Macquarie University has revealed plans to ditch its "inferior" Novell GroupWise staff email platform and replace it with Google's Gmail offering, following an earlier successful roll-out among students.
We were spending a significant amount of money each year maintaining our own inferior email infrastructure
Mac Uni vice chancellor Steven Schwartz
Less than two months ago, Mac Uni customer relationship manager Kathy Sewell defended the GroupWise platform on the blog of the university's chief information officer Marc Bailey.
The institution had executed a major upgrade to the infrastructure underlying its GroupWise platform, migrating to a new gigabit network.
"It turns out that GroupWise itself, though it has its own issues, has not been the largest source of operational email problems and risk," she wrote. "Until today, the legacy network that messages had to flow through actually offered multiple critical points of failure."
But today the university's vice-chancellor Steven Schwartz described the GroupWise platform as less capable than Gmail, announcing that the university intended to move its staff onto the latter system.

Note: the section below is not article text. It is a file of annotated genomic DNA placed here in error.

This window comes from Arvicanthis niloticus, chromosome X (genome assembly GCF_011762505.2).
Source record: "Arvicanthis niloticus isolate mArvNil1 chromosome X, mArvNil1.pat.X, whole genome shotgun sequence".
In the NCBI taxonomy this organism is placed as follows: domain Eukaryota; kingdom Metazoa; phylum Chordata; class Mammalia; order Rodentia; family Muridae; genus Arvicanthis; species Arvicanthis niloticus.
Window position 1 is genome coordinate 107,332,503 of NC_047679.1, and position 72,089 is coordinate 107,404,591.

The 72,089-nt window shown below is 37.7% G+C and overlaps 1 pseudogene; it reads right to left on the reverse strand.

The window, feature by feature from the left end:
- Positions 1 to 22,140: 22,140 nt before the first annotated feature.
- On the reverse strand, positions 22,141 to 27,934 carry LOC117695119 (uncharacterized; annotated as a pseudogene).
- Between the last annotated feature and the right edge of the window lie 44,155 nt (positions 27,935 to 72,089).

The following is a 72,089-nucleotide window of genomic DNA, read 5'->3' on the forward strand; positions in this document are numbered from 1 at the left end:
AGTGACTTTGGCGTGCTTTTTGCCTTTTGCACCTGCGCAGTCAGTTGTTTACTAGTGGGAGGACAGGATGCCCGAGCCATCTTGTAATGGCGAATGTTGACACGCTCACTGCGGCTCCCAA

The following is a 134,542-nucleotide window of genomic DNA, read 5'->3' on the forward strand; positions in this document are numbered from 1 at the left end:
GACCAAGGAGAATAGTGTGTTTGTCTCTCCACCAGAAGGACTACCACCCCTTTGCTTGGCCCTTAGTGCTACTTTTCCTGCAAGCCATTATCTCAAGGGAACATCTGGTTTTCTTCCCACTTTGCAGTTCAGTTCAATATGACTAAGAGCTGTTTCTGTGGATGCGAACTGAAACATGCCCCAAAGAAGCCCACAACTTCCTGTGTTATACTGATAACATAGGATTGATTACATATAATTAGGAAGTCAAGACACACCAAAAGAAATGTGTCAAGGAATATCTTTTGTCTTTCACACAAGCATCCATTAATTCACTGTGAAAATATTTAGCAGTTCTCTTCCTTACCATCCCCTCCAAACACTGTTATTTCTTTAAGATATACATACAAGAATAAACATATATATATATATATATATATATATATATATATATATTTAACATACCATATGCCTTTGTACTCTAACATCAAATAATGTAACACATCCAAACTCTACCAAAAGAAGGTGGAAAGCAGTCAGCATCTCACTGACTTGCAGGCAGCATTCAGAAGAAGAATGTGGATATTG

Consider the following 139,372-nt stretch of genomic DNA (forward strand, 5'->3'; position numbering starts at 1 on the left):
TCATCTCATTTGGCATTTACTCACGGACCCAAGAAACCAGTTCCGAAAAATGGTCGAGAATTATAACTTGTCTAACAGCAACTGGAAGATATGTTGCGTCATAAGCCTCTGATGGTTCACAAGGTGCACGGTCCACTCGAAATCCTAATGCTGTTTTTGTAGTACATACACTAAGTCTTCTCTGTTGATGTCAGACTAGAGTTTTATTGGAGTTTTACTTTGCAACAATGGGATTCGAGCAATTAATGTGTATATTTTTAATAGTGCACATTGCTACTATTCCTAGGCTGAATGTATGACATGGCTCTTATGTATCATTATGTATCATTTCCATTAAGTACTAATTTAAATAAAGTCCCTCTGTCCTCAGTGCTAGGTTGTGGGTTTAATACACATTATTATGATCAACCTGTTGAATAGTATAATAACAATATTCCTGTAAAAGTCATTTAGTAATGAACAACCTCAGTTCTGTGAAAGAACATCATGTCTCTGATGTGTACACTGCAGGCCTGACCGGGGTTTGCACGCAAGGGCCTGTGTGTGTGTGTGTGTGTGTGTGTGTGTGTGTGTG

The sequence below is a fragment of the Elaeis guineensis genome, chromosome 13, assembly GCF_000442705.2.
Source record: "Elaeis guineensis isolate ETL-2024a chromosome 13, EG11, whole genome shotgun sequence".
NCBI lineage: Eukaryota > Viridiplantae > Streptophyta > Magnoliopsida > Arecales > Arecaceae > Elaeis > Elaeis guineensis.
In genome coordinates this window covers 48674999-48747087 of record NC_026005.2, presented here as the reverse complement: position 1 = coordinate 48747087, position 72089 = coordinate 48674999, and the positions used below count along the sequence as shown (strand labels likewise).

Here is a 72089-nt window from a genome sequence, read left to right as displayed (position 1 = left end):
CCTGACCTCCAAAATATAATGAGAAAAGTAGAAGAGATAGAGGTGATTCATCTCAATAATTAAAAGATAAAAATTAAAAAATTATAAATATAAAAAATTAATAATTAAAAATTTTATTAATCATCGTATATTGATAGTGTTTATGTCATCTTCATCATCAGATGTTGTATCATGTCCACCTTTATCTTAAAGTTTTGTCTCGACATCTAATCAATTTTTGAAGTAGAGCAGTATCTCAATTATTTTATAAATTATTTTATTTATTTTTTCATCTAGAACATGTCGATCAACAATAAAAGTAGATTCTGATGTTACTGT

"We were spending a significant amount of money each year maintaining our own inferior email infrastructure that, despite our best efforts, was falling further and further behind staff expectations each year," he said.
Macquarie had previously migrated some 68,000 student accounts to the Gmail platform. The staff roll-out is expected to touch a further 6000. The success of the student roll-out had fuelled the staff switch, despite initial concerns.
"We knew our staff would have questions about using an external email service, particularly around privacy and intellectual property and regulatory ramifications," CIO Bailey said in the university's statement.
"But to their great credit, Google worked with us to mitigate all of these concerns and we're now very comfortable in rolling out Gmail to all of our staff."
The university did consider Gmail's educational rival, Microsoft Live@Edu — which has stolen a march on the search giant at a number of large Australian universities — but Bailey said Google's solution was "more cost-effective, both in terms of initial pricing and ongoing operational cost".
The Gmail roll-out will kick off this month, with three major stages planned by the project's scheduled completion in September.